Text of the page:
Yes but it seems that not precise enough to follow all the complex vignetting some lens are causing. The remaining, once you remove the interpolated low frequency signal is this medium / hight frequency difference that shows as concentric rings once you star to push the contrast.

Look at this extreme case:

I’ve tried to use background removal… on an image that has:

  • Vignneting
  • Sky light pollution gradient
  • Internal reflection on the teleobjective.

I’ve applied flat fields, but the flat fields didn’t show the reflection from Venus, so the annulus and the external third ruined the picture


Hi Peter, I’ve experienced a clear example of rings generated with the lack of flat frames. This weekend I’ve tested a new optical setup: A 5" Mak with 0.6x reducer. I expected some vignetting, but not so much, anyway. This is the output from the setup:

If I apply Histogram Stretch it will be more evident that I’ve only an strong vignetting and no other aberrations. Also, you can see that I’ve choose a 20x20 grid for the background model.

I didn’t take flat frames, because I was running out of time and I was only interested on star profiles (how much aberrations it has near the borders). So, I tried to “fix it” with a 4 order background fit:

And as expected it didn’t work.

So, from now, the only suggestion I’ve is: Remember to always take flat frames :slight_smile:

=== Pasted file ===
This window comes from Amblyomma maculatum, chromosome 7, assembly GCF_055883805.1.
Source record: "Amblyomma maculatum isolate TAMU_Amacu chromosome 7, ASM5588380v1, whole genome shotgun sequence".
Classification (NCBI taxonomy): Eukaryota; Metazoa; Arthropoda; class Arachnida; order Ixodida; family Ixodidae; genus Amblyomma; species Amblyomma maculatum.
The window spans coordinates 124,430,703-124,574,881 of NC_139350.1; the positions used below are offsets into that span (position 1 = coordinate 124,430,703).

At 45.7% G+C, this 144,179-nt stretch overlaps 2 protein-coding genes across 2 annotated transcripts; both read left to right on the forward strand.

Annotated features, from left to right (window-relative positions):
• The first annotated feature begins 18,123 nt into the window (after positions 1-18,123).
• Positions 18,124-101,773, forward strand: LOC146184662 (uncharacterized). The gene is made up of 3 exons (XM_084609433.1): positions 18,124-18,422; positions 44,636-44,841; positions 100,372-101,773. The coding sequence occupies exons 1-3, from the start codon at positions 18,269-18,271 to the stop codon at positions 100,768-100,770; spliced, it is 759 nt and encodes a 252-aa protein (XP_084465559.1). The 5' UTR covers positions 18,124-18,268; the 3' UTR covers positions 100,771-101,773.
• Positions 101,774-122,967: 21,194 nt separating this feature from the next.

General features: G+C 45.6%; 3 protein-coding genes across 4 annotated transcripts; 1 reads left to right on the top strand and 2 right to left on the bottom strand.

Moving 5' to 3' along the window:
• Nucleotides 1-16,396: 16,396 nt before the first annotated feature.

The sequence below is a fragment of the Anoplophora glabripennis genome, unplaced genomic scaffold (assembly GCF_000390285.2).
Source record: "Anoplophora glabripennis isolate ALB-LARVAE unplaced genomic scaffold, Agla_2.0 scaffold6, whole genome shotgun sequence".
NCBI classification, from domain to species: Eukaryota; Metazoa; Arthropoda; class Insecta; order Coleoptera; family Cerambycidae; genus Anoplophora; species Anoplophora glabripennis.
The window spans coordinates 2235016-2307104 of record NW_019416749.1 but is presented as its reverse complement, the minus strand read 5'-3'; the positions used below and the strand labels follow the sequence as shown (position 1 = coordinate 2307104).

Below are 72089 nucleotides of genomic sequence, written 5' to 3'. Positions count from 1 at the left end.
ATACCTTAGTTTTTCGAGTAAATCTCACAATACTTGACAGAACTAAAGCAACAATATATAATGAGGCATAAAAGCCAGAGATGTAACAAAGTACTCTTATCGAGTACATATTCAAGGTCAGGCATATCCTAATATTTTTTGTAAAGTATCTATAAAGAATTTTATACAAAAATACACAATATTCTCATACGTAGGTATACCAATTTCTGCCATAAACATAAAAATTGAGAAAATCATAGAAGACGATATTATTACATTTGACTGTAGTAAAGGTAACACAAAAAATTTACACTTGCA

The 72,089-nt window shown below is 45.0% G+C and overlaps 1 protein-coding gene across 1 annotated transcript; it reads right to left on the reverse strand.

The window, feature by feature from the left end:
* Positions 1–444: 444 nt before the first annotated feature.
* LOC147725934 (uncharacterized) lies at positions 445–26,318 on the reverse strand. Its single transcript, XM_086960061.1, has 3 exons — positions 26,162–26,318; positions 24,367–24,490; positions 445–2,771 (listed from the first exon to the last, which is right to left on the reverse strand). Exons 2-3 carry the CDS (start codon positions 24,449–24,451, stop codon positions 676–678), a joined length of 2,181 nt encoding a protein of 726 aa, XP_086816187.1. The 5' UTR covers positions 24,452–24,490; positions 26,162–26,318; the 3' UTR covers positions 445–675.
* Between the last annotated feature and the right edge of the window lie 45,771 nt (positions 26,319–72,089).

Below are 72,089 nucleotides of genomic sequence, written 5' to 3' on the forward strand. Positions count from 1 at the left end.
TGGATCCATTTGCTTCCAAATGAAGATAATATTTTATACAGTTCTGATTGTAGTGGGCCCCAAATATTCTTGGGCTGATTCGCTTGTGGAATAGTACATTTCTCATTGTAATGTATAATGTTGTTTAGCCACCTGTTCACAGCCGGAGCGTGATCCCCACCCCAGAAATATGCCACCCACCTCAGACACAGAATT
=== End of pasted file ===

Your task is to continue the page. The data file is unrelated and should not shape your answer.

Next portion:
Wow, thank you so much for doing this experiment Rafa!

For me, flats are the most important frames.
If you are too lazy: so don’t shoot dark frames, but do not miss flats.
Really :).

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Thank you too for all your help and insights. Very insightful.

Isn’t it possible to take flats afterwise?

no, because dust will not be at the exact same place, so it will show them more than without, and it’s hard to get the exact same focus and orientation of camera (and the rest of the optical train) once it has been unmounted.

I totally agree with Vincent: If you want to have perfect results, you have to shoot the flats with the same settings (And the same dust) as the lights.

What you can try and what I’ve done in the past: I’ve tried to replicate the original conditions as close as possible. So I went out focused again on a bright star and then shot the flats with this setup. This will of course not remove any dust (it may introduce light spots from new dust!), but it will remove the vignetting quite good.

So if you lights were shot with a very clean sensor, and the sensor is still clean, it may be worth the effort to shoot the flats afterwards, though it is not optimal.

Well, to me flat field frames are more important for the correction of the vignetting than for dust removal. Dust removal easier to correct in post.
Regarding focus, if you focus at infinity both for your astro images and for generating the flat field frames, I would say that slight focus variation would not affect significantly the flat field correction.
At last, I don’t understand the importance of camera orientation on flat field frames. Or maybe I totally missed the point?

My point was that it would still be better than no flats at all, even if it’s not optimal.

agreed. Or at least that fits with my own experiences so far.

Here an example of dust removal.


Why do you call it flat frames when clearly they are dirty frames? :smiley: :smiley:

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Fair enough. But this is the best evidence that flat frames are the most important frames in the preprocessing chain tool.

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Indeed. Nice example of why you should always take flats.